Attention deficit hyperactivity disorder affects one in 20 children and adolescents in Europe. A new expert's white paper on the disease should galvanise more research into the disorder that causes much more harm and needs more urgent treatment than people believe, says Dr Susan Young.
Dr Susan Young is Senior Lecturer in Forensic Clinical Psychology at King’s College, the University of London.
“Attention Deficit Hyperactivity Disorder (ADHD) is one of the most neglected and misunderstood psychiatric conditions in Europe. In spite of international medical guidelines on the assessment, diagnosis and treatment of ADHD, there remain many people affected by ADHD who do not receive appropriate diagnosis and support. Furthermore, unlike other neurodevelopmental disorders such as learning disability and autistic spectrum disorder, ADHD is not specified on national and EU political agendas.
ADHD is a common clinical condition. In Europe, ADHD affects 1 in 20 children and adolescents, many of whom will experience symptoms that persist into adulthood. If untreated, people with ADHD often experience a poorer quality of life, including school problems, poor academic outcomes, difficulty finding and maintaining stable employment, low self-esteem and poor social functioning. There also appear to be broader societal problems associated with ADHD, for example we know from empirical research that many young people with ADHD engage in delinquent and antisocial behaviour; it is estimated that 25% of prisoners have ADHD.
It is becoming clearer that there are considerable costs associated with ADHD attributable to the patient and their family members, such as those relating to education, productivity losses and social services. However, we do not currently understand the full scale of the issue, due to limited research in this area. There is therefore an urgent need for research to accurately quantify the problem, in order to assess and consequently address the real cost burden of ADHD to society.
Last November a European expert roundtable on ADHD took place, with the participation of clinicians, patient advocacy groups and representatives from the education and criminal justice systems. The roundtable addressed specific issues and challenges around the management of ADHD and provided a forum for the discussion of policy recommendations. The outcomes have been developed into an Expert White Paper, ‘ADHD: Making the Invisible Visible’ including policy solutions to address the societal impact, costs and long-term outcomes, in support of affected individuals.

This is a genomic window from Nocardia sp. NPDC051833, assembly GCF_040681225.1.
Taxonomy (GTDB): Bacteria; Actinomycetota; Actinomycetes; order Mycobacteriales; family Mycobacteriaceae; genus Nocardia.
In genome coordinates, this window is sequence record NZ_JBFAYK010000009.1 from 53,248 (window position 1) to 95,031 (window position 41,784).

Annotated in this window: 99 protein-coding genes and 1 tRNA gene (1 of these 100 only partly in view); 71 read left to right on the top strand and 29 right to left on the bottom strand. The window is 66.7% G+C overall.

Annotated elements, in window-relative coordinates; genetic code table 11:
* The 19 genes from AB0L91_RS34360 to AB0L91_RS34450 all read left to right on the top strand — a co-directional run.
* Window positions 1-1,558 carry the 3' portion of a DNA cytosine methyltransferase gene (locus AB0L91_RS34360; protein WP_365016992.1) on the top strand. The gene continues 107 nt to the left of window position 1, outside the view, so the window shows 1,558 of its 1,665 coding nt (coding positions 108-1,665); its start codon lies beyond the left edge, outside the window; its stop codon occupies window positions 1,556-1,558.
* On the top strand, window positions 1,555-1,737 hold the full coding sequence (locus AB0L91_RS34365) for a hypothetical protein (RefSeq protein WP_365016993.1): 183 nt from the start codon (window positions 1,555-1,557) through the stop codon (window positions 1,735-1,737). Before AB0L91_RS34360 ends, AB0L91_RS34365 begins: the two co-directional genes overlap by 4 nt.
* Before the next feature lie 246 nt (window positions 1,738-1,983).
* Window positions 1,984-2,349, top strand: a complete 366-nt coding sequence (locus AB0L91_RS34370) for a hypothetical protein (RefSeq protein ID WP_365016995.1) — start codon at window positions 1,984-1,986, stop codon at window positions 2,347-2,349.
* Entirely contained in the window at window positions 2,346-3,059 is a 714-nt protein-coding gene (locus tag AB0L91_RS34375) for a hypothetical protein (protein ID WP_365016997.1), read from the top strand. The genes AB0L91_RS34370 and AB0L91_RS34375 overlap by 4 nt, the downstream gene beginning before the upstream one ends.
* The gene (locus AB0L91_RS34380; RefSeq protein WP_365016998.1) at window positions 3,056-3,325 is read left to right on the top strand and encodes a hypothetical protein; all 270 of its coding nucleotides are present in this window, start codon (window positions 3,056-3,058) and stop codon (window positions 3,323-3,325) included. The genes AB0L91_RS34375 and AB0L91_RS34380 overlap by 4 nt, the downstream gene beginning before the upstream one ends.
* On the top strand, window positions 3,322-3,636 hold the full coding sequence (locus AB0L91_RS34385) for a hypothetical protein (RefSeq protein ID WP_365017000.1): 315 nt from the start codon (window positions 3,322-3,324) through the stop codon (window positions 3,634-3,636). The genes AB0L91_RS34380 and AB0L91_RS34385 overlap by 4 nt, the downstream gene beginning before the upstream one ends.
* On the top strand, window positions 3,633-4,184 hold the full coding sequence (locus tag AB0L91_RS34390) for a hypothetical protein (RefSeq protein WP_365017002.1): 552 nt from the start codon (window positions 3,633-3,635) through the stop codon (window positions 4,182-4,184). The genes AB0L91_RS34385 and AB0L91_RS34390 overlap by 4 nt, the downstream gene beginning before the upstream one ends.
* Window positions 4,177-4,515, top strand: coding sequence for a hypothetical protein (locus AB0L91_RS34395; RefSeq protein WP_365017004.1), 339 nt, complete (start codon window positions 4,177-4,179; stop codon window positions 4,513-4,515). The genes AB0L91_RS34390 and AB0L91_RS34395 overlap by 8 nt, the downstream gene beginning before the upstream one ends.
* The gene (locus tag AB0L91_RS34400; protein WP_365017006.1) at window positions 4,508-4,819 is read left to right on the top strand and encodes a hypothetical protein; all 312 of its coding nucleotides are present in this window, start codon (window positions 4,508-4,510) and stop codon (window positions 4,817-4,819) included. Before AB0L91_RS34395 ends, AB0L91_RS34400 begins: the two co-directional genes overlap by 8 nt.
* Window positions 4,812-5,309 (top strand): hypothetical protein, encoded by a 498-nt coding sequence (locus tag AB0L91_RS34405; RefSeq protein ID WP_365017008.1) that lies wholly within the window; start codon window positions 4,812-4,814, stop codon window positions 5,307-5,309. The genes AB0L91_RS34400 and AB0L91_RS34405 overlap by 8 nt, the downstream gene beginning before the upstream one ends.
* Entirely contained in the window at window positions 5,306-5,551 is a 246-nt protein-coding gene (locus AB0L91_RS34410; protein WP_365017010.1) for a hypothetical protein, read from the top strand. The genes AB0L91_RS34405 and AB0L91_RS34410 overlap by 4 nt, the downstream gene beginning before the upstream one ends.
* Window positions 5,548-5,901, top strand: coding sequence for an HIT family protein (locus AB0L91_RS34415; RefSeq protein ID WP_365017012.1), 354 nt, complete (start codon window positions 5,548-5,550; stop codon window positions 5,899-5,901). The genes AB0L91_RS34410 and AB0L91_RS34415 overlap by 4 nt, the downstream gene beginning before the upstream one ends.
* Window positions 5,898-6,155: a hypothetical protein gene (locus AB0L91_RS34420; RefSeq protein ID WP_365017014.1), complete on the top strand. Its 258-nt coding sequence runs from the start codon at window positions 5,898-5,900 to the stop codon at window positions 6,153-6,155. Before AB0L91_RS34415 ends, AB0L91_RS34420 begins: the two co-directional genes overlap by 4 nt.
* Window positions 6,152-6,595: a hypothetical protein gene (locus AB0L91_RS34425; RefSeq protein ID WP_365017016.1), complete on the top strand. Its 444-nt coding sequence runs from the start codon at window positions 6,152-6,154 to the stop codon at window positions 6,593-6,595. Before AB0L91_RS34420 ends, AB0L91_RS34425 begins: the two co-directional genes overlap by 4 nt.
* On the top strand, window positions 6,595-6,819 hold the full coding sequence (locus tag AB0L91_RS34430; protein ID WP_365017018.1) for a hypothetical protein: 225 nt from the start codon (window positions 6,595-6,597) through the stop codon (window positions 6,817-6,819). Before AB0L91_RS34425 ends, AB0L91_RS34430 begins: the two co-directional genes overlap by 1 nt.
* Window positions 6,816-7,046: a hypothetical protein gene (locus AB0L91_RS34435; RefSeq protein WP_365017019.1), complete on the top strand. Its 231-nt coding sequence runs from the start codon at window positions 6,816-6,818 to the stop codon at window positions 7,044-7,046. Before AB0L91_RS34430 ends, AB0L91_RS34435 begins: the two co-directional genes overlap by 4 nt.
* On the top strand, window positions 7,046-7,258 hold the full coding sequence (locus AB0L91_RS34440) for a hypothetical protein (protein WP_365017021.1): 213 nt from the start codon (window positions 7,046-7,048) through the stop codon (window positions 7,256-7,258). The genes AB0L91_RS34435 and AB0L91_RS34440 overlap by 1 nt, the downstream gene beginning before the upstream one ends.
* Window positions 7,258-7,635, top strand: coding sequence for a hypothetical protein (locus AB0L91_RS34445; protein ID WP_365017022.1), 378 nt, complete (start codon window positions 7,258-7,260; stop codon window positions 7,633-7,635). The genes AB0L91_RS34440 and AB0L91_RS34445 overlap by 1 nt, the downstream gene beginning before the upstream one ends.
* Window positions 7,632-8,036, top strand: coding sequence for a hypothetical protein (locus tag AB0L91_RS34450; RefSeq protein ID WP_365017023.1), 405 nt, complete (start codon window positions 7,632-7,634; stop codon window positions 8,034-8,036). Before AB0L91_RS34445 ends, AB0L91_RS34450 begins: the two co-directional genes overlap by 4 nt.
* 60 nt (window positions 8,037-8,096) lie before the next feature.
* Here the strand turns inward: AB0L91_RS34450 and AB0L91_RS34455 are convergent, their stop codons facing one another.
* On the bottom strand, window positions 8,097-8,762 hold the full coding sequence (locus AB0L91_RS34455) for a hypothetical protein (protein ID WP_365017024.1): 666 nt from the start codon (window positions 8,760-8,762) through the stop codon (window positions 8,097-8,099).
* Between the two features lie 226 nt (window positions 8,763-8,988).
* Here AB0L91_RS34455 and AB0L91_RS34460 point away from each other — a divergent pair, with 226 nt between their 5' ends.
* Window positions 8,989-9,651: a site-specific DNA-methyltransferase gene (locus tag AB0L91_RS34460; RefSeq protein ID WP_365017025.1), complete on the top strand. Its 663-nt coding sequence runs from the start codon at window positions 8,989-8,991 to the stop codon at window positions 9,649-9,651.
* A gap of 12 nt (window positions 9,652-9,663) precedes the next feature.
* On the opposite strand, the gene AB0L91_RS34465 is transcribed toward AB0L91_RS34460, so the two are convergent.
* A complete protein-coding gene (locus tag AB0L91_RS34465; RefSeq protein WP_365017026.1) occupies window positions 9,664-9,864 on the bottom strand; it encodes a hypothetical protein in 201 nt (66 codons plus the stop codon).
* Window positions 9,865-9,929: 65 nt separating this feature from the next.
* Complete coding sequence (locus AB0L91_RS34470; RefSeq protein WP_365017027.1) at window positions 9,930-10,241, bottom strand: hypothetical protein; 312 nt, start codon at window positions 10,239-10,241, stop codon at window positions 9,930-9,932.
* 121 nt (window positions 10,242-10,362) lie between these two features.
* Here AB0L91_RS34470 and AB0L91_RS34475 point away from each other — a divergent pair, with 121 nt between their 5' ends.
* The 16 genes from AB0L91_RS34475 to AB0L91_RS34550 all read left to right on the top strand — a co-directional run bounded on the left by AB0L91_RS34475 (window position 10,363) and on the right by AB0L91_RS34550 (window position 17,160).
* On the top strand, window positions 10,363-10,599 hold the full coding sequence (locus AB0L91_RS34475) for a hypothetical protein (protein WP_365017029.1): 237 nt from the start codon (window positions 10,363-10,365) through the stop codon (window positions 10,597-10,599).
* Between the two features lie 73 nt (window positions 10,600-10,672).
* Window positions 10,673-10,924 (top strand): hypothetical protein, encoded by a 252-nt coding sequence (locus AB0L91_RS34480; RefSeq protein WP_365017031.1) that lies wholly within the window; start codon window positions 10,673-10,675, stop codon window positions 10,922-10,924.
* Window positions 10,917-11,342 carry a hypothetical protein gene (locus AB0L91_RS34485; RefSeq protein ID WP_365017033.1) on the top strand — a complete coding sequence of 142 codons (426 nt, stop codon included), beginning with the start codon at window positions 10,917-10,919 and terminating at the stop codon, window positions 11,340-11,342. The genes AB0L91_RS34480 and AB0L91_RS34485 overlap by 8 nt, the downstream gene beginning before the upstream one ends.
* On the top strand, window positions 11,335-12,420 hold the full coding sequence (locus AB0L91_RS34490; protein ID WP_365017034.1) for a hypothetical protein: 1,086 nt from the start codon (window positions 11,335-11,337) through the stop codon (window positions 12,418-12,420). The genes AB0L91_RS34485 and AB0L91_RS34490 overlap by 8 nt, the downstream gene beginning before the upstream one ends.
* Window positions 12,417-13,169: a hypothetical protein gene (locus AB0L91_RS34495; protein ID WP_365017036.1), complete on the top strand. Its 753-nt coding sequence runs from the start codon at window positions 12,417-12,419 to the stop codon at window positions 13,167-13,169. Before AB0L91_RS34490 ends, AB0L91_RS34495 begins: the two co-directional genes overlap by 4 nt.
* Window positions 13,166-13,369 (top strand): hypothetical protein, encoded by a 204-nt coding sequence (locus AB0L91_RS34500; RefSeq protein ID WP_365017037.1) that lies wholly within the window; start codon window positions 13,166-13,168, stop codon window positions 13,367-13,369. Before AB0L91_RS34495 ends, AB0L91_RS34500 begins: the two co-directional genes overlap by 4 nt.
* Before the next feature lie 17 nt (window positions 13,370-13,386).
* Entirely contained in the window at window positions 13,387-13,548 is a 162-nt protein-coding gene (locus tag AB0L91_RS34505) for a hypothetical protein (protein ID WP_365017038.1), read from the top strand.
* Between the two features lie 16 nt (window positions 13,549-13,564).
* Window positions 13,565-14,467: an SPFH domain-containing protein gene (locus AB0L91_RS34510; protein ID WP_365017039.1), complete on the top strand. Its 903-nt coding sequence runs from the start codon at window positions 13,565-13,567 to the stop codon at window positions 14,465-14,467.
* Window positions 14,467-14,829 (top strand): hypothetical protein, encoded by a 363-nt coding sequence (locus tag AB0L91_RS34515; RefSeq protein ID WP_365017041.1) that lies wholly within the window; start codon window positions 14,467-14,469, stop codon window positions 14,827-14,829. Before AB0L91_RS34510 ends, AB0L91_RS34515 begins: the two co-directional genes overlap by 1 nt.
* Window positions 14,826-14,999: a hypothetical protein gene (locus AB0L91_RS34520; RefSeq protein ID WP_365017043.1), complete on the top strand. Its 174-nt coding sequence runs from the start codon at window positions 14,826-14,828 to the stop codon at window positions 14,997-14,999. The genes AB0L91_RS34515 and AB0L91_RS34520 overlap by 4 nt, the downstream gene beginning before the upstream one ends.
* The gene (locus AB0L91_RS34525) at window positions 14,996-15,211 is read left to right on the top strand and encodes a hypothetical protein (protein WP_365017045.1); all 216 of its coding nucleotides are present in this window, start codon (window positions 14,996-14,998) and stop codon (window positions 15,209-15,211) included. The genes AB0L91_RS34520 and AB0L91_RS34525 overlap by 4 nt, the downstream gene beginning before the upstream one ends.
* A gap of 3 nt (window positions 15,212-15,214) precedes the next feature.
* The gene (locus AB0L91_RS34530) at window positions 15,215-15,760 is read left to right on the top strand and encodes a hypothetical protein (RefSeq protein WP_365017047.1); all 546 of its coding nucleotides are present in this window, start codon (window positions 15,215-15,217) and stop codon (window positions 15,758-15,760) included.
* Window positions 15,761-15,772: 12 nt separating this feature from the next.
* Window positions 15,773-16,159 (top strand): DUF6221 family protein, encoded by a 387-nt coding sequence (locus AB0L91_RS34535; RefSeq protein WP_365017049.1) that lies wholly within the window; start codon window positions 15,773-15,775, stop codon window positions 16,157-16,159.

Our recommendations for increasing informed awareness of all aspects of ADHD in schools, the workplace, the criminal justice system and broader society will help to alleviate some of the burden for people with ADHD. The goal is for ADHD to be considered a priority condition, alongside those such as dyslexia and autism, so that patients can receive the adequate support they need. In many cases, accurate diagnosis and effective management can improve long-term outcomes, especially self-esteem and academic achievement.
The White Paper sets out a framework for action with five clear, workable recommendations to help address the societal impact, costs and long-term outcomes for individuals with ADHD:
- Increase informed awareness of ADHD
- Improve access to early and accurate diagnosis of ADHD, especially via the introduction of early identification and intervention programmes in different policy areas (i.e., education, mental health-related services, criminal justice services and the workplace)
- Improve access to ADHD treatment and develop a multidisciplinary patient-centred approach to ADHD care and support
- Involve and support patient organisations
- Encourage a patient-centred research agenda on ADHD, through more quantitative and qualitative research and through more involvement of allied stakeholders in developing priorities for future research.
These concrete, expert-informed recommendations provide policy makers with a chance to improve the lives of those affected by ADHD and reduce the cost on national welfare systems across Europe. By working together we can make a real difference so that people with ADHD have the opportunity to lead fulfilled and successful lives.”